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Prince Harry and Meghan Markle attend Invictus Games reception

The prince was hailed for his efforts in changing the lives of services personnel.

Prince Harry and Meghan Markle arrive at the Australian High Commission in London (Dominic Lipinski/PA)
Prince Harry and Meghan Markle arrive at the Australian High Commission in London (Dominic Lipinski/PA)

Army personnel have praised Prince Harry for changing lives ahead of this year’s Invictus Games in Sydney.

The royal was attending a reception at Australia House in central London with bride-to-be Meghan Markle, and was welcomed by Australian prime minister Malcolm Turnbull and his wife Lucy.

Gareth Paterson, from Newcastle, who is leaving the army after 24 years’ service, said of the prince: “You can’t really fault the guy, he puts in so much effort.

Prince Harry and Meghan Markle receive Invictus Games jackets from Australian PM Malcolm Turnbull (Alastair Grant/PA)

“He genuinely cares about everyone he meets and remembers who people are.

“He doesn’t do it for the media like some celebrities, he really cares about people’s stories.”

Mr Paterson, who suffers from an autoimmune disease which fuses the spine, competed at the Orlando and Toronto Invictus Games, winning three gold medals in archery.

The 40-year-old has been coaching some of this year’s British hopefuls, preparing them for the “really high level of competition”.

More than 500 sick and injured military personnel and veterans from 18 nations are expected to compete in Sydney between October 20 and 27.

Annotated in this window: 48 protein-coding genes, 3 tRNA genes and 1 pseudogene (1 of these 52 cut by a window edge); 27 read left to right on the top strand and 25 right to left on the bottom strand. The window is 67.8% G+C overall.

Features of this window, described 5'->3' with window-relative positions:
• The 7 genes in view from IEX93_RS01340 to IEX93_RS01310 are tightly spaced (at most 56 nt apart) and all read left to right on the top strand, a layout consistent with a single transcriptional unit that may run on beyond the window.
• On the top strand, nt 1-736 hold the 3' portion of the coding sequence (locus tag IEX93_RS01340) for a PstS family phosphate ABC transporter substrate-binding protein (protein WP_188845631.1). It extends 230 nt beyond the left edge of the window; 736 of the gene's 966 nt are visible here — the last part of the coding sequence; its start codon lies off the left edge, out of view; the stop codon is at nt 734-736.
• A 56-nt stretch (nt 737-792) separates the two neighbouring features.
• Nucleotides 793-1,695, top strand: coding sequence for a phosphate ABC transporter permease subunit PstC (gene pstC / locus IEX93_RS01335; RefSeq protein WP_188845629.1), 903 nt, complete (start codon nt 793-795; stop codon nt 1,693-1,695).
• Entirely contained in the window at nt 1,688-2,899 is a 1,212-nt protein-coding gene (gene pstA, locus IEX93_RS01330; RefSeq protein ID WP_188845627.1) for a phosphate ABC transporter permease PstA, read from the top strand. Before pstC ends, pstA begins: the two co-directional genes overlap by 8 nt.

Jo Hursey, who knows Harry from her 23 years in the army, said: “I don’t think he realises how many lives he’s changed.

“He’s changed mine for the better.”

The games will take place later this year in Sydney (Alastair Grant/PA)

The 42-year-old said she tried to persuade Ms Markle – who wore a green dress by Self-Portrait and an Alexander McQueen blazer – to try out “sitting volleyball”, saying the former Suits actress seemed keen.

It is expected Harry, who is patron of the Invictus Games Foundation, which oversees the delivery of the tournament, will travel to Australia for the event with Ms Markle, who will by then be his wife.

In a speech, Mr Turnbull said the competitors would get the “respect and recognition they so thoroughly deserve”.

He said: “It will be a formidable contest. Five hundred athletes … will all be competing in a country and a city which will applaud them for their service and cheers them on to greater heights.”

He said the spirit of the games was embodied by people like Curtis McGrath, a young Australian combat medic who lost both legs in Afghanistan before winning the canoeing Paralympic gold in Rio de Janeiro two years ago.

Chelsea Pensioner Marjorie Cole, who taught cooking in the Women’s Royal Army Corps for around 15 years, said: “It’s absolutely fantastic what Harry is doing for disabled veterans.

Ms Markle was urged to try out sitting volleyball (Dominic Lipinskiu/PA)

“It’s brought them to the forefront despite what they’ve gone through.

“I was at the first Invictus Games at the Queen Elizabeth Olympic Park and it was something I’ll never forget.”

The prince recognised Ms Cole in the hall and stopped for a chat, with the 73-year-old later saying: “He’s very charming and said ‘nice to see you again’. I’m thrilled for him and Meghan.”

Asked if she would be flying out to Sydney, Ms Cole replied: “I’ve got to win the lottery first.”

Sydney is the fourth city to host the Games, after London in 2014, Orlando in 2016, and Toronto in 2017.

Press Association


From Belfast Telegraph